Those words, from the original The Six Million Dollar Man got me hyped every week. That's pretty much the plot, by the way. After being rebuilt, like Michael Knight, he goes to work as a super-secret agent. By rebuilt, I mean both legs, his right arm, and left eye are all replaced with bionics. So, yeah, better...stronger...faster. This series was THE thing to watch, at the time. Period. If you're a child of that time, you almost certainly did your very own version of bionic running. This was, of course, you running in slow motion while humming the iconic score and occasionally saying "beh-neh-neh-neh" to simulate bionic sounds. You also had the Steve Austin action figure (not "Stone Cold," cuz screw that). This is the most special action figure ever because it had clear plastic wherever he was bionic. There's been talk of a big screen version of this for years. One is currently "in development." Hate to admit it, but I'm down for this. Well, I will be until they inevitably get Michael Bay or one of his flunkies to direct. Then I'll just cross my fingers and hope for the best.
Because, The Six Million Dollar Man (Lee f'in Majors, by the way) needed a mate, the powers that be gave him, and us, Jaime Sommers (Lindsay Wagner), aka The Bionic Woman. She was a star tennis player who suffered a sky-diving accident. Just like Steve, she is rebuilt with two bionic legs and a bionic right arm. The difference is that instead of a bionic eye, she has a bionic ear. I'm fairly certain my mother had one of those, too, but that's another story. Anyhoo, I loved this show, too. The episodes of either show where the other character made an appearance is the stuff of marketing genius. If you want legend...and nightmare... find the episodes The Six Million Dollar Man where he had to face off against Bigfoot. Andre the Giant donned the suit, by the way (speaking of wrestling). They rebooted The Bionic Woman as a series in 2007. Yeah, but no.
(1991-1995)Imagine a woman running around a future dystopian society, armed to the teeth, dressed like a dominatrix, who is a secret agent trying to infiltrate the neighboring city. Now make the episodes very short, five minutes or so, have her kick lots of ass and die a lot. Yes, I said die a lot. This showed up as a series of shorts on MTV's Liquid Television and was easily the best part. Each short was largely mono-chromatic and hyper-violent, yet thought provoking. And yeah, she died at the end of each one. Yes, Aeon Flux was the character's name. The shorts were expanded to become a regular show with thirty minute episodes. Meh. In 2005, it showed up as a watered down, technicolored PG-13 movie with Charlize Theron in the lead. Yeah, but no.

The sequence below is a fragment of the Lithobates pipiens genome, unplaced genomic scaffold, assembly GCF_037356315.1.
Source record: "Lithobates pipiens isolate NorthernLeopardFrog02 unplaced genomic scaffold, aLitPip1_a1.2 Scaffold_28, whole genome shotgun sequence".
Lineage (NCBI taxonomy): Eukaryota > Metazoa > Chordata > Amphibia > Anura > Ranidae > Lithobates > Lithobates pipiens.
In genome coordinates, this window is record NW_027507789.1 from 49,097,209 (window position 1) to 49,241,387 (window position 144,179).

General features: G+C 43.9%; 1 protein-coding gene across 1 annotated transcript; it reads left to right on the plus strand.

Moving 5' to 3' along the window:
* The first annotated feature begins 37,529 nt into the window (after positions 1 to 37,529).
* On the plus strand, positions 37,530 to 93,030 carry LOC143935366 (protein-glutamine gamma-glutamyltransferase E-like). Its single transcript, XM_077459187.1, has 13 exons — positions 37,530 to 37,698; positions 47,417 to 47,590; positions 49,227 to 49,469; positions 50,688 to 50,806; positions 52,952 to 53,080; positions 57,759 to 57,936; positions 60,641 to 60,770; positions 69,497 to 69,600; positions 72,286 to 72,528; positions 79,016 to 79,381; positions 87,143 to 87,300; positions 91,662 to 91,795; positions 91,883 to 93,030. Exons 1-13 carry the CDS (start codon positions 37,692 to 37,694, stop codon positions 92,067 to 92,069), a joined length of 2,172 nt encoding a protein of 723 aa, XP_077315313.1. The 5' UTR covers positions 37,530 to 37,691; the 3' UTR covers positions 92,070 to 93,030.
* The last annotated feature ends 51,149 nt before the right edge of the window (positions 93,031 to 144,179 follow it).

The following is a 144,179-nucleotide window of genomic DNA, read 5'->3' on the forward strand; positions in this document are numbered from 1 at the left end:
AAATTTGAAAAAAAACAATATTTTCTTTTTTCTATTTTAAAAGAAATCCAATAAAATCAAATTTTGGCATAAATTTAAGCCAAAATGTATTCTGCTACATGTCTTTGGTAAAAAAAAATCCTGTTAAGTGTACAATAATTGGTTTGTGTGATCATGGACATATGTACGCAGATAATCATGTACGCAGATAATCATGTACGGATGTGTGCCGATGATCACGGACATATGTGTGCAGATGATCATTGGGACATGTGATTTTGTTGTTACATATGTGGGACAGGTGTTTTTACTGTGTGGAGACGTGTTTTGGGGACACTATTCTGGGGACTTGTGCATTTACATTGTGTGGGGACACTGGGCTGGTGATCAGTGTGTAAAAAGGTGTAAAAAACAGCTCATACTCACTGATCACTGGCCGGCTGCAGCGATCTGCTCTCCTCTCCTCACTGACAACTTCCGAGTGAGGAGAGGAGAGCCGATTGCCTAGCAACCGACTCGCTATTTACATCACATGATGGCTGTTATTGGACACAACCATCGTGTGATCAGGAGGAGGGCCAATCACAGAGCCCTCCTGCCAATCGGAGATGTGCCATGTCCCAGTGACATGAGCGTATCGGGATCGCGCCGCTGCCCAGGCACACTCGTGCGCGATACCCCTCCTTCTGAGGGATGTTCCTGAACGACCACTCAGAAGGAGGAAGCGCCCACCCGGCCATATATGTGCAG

Okay, so last week I didn't get in on TMP. That's partly because it was a depressing topic: Movies Featuring Actors Who Died in 2016. I mean, I really wanted to get over that. Since, well, I figured I might as well give my two cents on the matter. I'll be brief. I promise.
Larry Drake in Dr. Giggles
(1992)It's a slasher flick with Drake in the eponymous role. What makes it work is one of the finest performances in the history of the genre and a script full of wonderfully dark, and perfectly corny, humor.
Doris Roberts in Grandma's Boy
(2006)A thirty-something video game tester moves back in with his grandmother after some issues with his roommates. He also smokes tons of weed. It's a stoner comedy that's better than it has any right to be. One of the things making it that way is Roberts as the Grandma of the title.
Alan Rickman in Galaxy Quest
(1999)Since we started by referencing Star Trek, yet I refused to pick Star Trek, we might as well end with the best Star Trek spoof ever made. Rickman shines as the Spock-like member of the cast.